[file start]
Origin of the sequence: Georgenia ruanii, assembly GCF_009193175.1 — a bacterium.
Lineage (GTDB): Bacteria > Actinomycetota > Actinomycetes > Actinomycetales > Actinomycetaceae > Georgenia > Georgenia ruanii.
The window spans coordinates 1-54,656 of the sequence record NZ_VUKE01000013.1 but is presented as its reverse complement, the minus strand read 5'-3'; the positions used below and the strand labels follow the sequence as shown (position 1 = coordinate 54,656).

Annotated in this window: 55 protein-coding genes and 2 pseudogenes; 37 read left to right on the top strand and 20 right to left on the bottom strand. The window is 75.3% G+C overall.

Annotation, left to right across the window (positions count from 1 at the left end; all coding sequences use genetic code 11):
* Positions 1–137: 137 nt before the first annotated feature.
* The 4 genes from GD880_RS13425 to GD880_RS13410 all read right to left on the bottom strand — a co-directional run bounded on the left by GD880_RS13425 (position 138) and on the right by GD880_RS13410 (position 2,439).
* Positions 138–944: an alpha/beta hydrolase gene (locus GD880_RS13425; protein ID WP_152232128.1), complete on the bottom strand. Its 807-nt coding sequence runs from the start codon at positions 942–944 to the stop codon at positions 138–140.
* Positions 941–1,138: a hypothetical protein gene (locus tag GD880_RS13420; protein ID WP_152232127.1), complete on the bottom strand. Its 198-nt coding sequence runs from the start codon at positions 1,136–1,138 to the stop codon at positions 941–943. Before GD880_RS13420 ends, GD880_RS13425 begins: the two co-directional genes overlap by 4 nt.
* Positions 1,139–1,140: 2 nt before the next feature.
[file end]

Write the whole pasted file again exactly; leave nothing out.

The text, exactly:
Origin of the sequence: Georgenia ruanii, assembly GCF_009193175.1 — a bacterium.
Lineage (GTDB): Bacteria > Actinomycetota > Actinomycetes > Actinomycetales > Actinomycetaceae > Georgenia > Georgenia ruanii.
The window spans coordinates 1-54,656 of the sequence record NZ_VUKE01000013.1 but is presented as its reverse complement, the minus strand read 5'-3'; the positions used below and the strand labels follow the sequence as shown (position 1 = coordinate 54,656).

Annotated in this window: 55 protein-coding genes and 2 pseudogenes; 37 read left to right on the top strand and 20 right to left on the bottom strand. The window is 75.3% G+C overall.

Annotation, left to right across the window (positions count from 1 at the left end; all coding sequences use genetic code 11):
* Positions 1–137: 137 nt before the first annotated feature.
* The 4 genes from GD880_RS13425 to GD880_RS13410 all read right to left on the bottom strand — a co-directional run bounded on the left by GD880_RS13425 (position 138) and on the right by GD880_RS13410 (position 2,439).
* Positions 138–944: an alpha/beta hydrolase gene (locus GD880_RS13425; protein ID WP_152232128.1), complete on the bottom strand. Its 807-nt coding sequence runs from the start codon at positions 942–944 to the stop codon at positions 138–140.
* Positions 941–1,138: a hypothetical protein gene (locus tag GD880_RS13420; protein ID WP_152232127.1), complete on the bottom strand. Its 198-nt coding sequence runs from the start codon at positions 1,136–1,138 to the stop codon at positions 941–943. Before GD880_RS13420 ends, GD880_RS13425 begins: the two co-directional genes overlap by 4 nt.
* Positions 1,139–1,140: 2 nt before the next feature.